Vishnu Schist and Zoroaster Granite
Sometimes I don’t hold the rock, it holds me. Some rocks don’t get stuffed into a pocket, then put on a shelf. Sometimes I nestle into a nook where I fit as well as a rock might fit in my hand, and make a memory to hold. Last October, backpacking into the inner gorge of the Grand Canyon (where the myriad rocks are oh-so-tempting, but I only take pictures and only leave footprints) was one of those times.
I went with my friend, Cathy. She yearned to experience the canyon, a place she’s described as her inner landscape, though she’d never seen it except in photographs before. To witness her eyes widening at her first look over the rim into and across the canyon, was one of the best views (and that’s saying something) of the trip for me. Then we swung our 35+ pound packs of gear and food and water on and began the descent. We shared 5 amazing days of hiking, exploring, discovering, and being. She even let me go on and on about the geology, from the scale of a bit of mica to the deposition of the formations into which the canyon is carved.
After settling into camp on the fourth day, I scrambled up a wall of Vishnu Schist and Zoroaster Granite. The rocks of the Vishnu Formation, predominantly mica schists, are the oldest in the Grand Canyon. Approximately 2 billion years ago, 25,000 feet of sediments were deposited and volcanics extruded onto the ancient sea floor. During an orogeny, a mountain-building episode, 1.7 billion years ago, those rocks were folded, faulted, and uplifted (metamorphosed), and intruded by the Zoroaster Formation, predominantly granite (also subsequently metamorphosed to form granite gneiss). The resulting mountain range is believed to have been 5-6 miles high. Over the next 500 million years, the mountains were eroded until only their roots remained, and today, the roots of those mountains form the steep walls of the inner gorge.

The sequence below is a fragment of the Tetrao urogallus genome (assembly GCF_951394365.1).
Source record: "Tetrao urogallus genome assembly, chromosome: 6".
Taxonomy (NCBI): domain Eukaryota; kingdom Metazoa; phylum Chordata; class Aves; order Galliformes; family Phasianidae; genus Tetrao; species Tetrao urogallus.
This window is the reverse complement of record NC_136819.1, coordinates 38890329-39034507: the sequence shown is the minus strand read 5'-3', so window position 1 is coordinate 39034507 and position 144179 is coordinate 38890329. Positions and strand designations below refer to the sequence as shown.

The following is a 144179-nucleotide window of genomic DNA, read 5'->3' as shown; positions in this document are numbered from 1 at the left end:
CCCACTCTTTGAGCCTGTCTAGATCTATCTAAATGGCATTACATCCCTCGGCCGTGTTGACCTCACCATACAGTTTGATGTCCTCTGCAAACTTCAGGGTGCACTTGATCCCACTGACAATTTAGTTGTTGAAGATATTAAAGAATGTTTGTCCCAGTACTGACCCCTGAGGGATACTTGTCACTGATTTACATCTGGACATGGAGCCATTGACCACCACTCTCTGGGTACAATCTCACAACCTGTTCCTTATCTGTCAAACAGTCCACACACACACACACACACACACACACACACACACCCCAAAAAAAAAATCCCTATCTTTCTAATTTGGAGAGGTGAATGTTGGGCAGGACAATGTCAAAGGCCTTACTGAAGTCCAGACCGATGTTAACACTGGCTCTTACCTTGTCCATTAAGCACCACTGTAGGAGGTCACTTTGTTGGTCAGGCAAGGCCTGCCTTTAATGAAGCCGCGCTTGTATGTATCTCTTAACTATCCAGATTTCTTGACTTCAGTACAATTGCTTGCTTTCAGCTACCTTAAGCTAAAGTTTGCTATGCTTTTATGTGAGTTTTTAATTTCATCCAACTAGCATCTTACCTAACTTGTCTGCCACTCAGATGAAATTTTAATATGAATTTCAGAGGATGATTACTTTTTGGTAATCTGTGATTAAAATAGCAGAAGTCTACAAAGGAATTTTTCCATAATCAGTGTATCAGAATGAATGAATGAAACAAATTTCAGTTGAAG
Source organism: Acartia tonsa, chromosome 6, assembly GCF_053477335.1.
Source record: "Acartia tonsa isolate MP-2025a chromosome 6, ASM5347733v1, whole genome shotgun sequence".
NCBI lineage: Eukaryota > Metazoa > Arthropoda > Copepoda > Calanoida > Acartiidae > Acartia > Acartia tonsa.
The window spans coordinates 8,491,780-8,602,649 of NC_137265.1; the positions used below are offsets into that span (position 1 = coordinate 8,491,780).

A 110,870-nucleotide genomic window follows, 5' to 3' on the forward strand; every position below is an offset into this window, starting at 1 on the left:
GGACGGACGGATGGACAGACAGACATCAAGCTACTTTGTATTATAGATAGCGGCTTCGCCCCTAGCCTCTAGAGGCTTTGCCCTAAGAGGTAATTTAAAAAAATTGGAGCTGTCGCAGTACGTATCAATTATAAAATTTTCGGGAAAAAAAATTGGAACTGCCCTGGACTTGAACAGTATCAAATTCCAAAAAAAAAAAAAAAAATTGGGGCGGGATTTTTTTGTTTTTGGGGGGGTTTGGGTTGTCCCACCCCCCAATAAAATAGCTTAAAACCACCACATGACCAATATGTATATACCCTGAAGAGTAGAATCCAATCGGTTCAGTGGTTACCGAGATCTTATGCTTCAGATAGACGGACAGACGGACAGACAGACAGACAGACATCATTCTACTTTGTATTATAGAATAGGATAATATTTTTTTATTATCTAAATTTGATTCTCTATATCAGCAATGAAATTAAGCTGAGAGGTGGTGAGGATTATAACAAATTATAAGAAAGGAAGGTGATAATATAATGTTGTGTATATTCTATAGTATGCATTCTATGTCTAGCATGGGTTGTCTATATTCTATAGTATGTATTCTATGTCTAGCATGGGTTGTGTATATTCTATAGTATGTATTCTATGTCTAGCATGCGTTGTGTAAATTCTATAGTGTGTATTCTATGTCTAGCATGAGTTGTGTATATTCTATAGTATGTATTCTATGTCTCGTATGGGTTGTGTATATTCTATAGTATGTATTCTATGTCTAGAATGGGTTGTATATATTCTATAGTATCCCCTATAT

Geologist learn to think in terms of hundreds of millions of years, thousands of feet of sediment being deposited, and mountains being uplifted by miles pretty casually. But understanding the processes that shape the earth makes them no less awesome, perhaps even more so, and that last evening in the canyon, I mused on the rocks’ age and beauty from a big-enough-just-for-me ledge.
The next morning at dawn, Cathy and I began our hike out, 7 steep miles from the river to the rim on the South Kaibab Trail. We climbed through 2 billion years of geologic time and a place of such splendor and complexity that I will never know it all, no matter how often I explore it. And maybe that’s the point, I can never know it all. But I can always learn, wonder, and wander, and almost always find the perfect rock to hold me for a while.
Tell me, what sparks your wonder?